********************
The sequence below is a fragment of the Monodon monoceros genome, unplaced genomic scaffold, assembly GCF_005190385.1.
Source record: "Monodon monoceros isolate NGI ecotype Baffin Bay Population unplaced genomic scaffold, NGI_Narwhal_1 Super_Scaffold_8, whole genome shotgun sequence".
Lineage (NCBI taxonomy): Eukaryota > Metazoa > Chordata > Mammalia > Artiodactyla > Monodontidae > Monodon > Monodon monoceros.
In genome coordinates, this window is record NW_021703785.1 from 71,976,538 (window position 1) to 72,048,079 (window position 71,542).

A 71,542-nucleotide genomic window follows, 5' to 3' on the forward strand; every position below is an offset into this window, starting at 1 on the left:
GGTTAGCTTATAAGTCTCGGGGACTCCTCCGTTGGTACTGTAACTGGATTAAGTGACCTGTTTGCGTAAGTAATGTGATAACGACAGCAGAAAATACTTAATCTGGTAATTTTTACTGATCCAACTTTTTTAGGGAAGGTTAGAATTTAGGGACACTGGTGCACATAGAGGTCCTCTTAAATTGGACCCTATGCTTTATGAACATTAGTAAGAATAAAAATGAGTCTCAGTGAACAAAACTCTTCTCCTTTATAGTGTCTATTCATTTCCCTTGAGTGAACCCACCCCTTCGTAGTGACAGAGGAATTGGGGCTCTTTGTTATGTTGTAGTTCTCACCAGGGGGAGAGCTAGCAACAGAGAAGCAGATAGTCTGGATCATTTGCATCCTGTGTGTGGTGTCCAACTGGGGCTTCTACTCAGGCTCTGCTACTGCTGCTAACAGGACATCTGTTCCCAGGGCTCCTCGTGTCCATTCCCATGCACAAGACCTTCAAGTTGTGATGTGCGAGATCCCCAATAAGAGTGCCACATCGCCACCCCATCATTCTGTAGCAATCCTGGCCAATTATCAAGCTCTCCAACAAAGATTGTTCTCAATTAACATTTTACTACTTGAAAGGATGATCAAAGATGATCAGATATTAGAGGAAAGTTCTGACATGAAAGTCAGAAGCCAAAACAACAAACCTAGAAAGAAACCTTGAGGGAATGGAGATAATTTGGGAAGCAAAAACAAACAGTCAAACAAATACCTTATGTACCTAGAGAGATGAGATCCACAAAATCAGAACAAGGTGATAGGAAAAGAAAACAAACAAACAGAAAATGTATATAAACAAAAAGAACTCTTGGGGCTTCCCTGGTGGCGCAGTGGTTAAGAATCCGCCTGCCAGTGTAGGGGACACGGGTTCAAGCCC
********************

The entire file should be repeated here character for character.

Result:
The sequence below is a fragment of the Monodon monoceros genome, unplaced genomic scaffold, assembly GCF_005190385.1.
Source record: "Monodon monoceros isolate NGI ecotype Baffin Bay Population unplaced genomic scaffold, NGI_Narwhal_1 Super_Scaffold_8, whole genome shotgun sequence".
Lineage (NCBI taxonomy): Eukaryota > Metazoa > Chordata > Mammalia > Artiodactyla > Monodontidae > Monodon > Monodon monoceros.
In genome coordinates, this window is record NW_021703785.1 from 71,976,538 (window position 1) to 72,048,079 (window position 71,542).

A 71,542-nucleotide genomic window follows, 5' to 3' on the forward strand; every position below is an offset into this window, starting at 1 on the left:
GGTTAGCTTATAAGTCTCGGGGACTCCTCCGTTGGTACTGTAACTGGATTAAGTGACCTGTTTGCGTAAGTAATGTGATAACGACAGCAGAAAATACTTAATCTGGTAATTTTTACTGATCCAACTTTTTTAGGGAAGGTTAGAATTTAGGGACACTGGTGCACATAGAGGTCCTCTTAAATTGGACCCTATGCTTTATGAACATTAGTAAGAATAAAAATGAGTCTCAGTGAACAAAACTCTTCTCCTTTATAGTGTCTATTCATTTCCCTTGAGTGAACCCACCCCTTCGTAGTGACAGAGGAATTGGGGCTCTTTGTTATGTTGTAGTTCTCACCAGGGGGAGAGCTAGCAACAGAGAAGCAGATAGTCTGGATCATTTGCATCCTGTGTGTGGTGTCCAACTGGGGCTTCTACTCAGGCTCTGCTACTGCTGCTAACAGGACATCTGTTCCCAGGGCTCCTCGTGTCCATTCCCATGCACAAGACCTTCAAGTTGTGATGTGCGAGATCCCCAATAAGAGTGCCACATCGCCACCCCATCATTCTGTAGCAATCCTGGCCAATTATCAAGCTCTCCAACAAAGATTGTTCTCAATTAACATTTTACTACTTGAAAGGATGATCAAAGATGATCAGATATTAGAGGAAAGTTCTGACATGAAAGTCAGAAGCCAAAACAACAAACCTAGAAAGAAACCTTGAGGGAATGGAGATAATTTGGGAAGCAAAAACAAACAGTCAAACAAATACCTTATGTACCTAGAGAGATGAGATCCACAAAATCAGAACAAGGTGATAGGAAAAGAAAACAAACAAACAGAAAATGTATATAAACAAAAAGAACTCTTGGGGCTTCCCTGGTGGCGCAGTGGTTAAGAATCCGCCTGCCAGTGTAGGGGACACGGGTTCAAGCCC